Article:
Scientists discover Zombie ants in Brazil
A newly discovered fungus takes control of the minds of ants and forces them to spread its spores.
'Zombie ants' may sound like the title of an Ed Wood movie, but, according to National Geographic, they are quite real. Oddly, there's nothing very zombie-like about the actual ants. It's only when a particular fungus takes over the ant's brain that things get weird.
Once the "stalk of the newfound fungus species Ophiocordyceps camponoti-balzani infects an ant, the ant gives up control over its own body. After the fungus is in control, it forces the ant to scamper toward "a location ideal for the fungi to grow and spread their spores." Then, it's lights out for the ant. Who knew a fungus could be so diabolical?
These wild discoveries were made by a group in Brazil headed by entomologist David Hughes. National Geographic published a series of pictures of ants that have "lost their minds" to the fungus. You can check out a sample of them below.
Healthy Camponotus rufipes ants scamper across a Brazilian forest floor.
A Zombie Fungus Is Born
A white fungus stalk of the Ophiocordyceps camponoti-rufipedis species begins to poke through the head of a zombie ant two days after death. Also noticeable are faint, white, slightly fuzzy fungal growths on the ant's joints. Once the insect dies, the fungus rapidly spreads through the body. During the first couple days, though, very little evidence of the fungus is visible from the outside.
Zombie Infection Spreads
During later stages of Ophiocordyceps camponoti-rufipedis infection, the fungus rapidly consumes the nutrients inside a zombie ant and begins to colonize the outside of the ant's body, as pictured. The fungus stalk growing from the back of the head also becomes longer and more noticeable.
The mature fungus stalk, shown growing from a zombie ant's head during the final stage of infection, differs among fungi species.
Bite of the Living Dead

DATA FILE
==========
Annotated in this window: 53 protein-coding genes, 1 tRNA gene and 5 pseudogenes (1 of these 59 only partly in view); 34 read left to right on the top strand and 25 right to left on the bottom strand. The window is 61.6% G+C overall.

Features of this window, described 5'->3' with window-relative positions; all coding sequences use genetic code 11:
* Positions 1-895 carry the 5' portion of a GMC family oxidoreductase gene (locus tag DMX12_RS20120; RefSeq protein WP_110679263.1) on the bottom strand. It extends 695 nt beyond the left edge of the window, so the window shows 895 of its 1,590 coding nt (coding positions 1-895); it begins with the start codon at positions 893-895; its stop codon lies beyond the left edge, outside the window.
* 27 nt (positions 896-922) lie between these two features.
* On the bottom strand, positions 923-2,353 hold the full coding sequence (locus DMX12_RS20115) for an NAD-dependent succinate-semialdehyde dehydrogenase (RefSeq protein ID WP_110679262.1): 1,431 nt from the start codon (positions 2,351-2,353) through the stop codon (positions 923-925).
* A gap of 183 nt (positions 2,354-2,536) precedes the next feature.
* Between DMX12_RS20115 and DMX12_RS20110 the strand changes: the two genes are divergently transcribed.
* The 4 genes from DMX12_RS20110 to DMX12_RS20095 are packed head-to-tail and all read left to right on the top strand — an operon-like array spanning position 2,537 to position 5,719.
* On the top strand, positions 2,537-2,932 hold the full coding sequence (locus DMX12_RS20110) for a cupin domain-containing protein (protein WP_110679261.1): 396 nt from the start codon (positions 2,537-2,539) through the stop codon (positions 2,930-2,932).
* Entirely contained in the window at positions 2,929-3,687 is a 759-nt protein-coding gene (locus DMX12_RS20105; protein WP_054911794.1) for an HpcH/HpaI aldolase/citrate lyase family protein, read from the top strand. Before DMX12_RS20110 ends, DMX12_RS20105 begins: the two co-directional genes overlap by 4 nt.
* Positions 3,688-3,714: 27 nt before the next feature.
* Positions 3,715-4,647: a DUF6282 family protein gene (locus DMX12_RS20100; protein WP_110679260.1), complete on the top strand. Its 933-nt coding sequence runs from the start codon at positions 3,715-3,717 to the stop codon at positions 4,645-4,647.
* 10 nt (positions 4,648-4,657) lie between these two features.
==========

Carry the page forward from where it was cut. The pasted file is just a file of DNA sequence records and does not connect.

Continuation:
Lodged in a zombie ant's brain, the fungi species "direct" the dying ants to anchor themselves to leaves or other stable places, as pictured above—providing a stable "nursery" for the fungus. For instance, as the Ophiocordyceps camponoti-balzani fungus is about to kill the ant, the insect bites down hard into whatever substance it's standing on. This attachment is so strong that a dead zombie ant can remain stationary even when hanging upside down, the scientists say.
More Photos from National Geographic
Zombie Fungus Rears Its Ugly Head
A stalk of the newfound fungus species Ophiocordyceps camponoti-balzani, grows out of a "zombie" ant's head in a Brazilian rain forest.
Even for zombie fungi, things don't always go as planned. For example, in this picture of two dead zombie ants, the upper ant has bitten down on the neck of the lower ant rather than a leaf—perhaps depriving the fungus of a stable growing spot.
Wasp Stung by Zombie Fungus
Ants aren't the only zombie-fungi hosts—other insects also fall prey to fungus. Above, a wasp is infected by a Cordyceps fungus species that hasn't yet been named or formally documented. Fungi of the Cordyceps genus are the products of a tightly evolved arms race between hosts and parasites, study author Hughes noted. That means the fungi are often locked into one type of host—a specialization that might spell doom for fungi species as host species die out.
Unlike ants, many insect species that fall victim to zombie fungi are very difficult to identify after the fungus has spread around their bodies—as with this fly—the scientists noted. Overall, fungi help keep nature working smoothly, Hughes added. "They may be less cuddly than pandas ... but for the overall health of the planet, fungi are inestimably more important."
Cricket No More
Crickets too can fall prey to zombie fungi (as pictured), though little is known about the fungus species that brought this insect to its horrific end. Hughes plans to remedy that—and expects to find many more zombie fungus species in the forests of Brazil. "This is only the tip," he said, "of what will be a very large iceberg."
(Now with a slow-motion video of an ant... again don't come in this post if you can't stand this stuff. ;))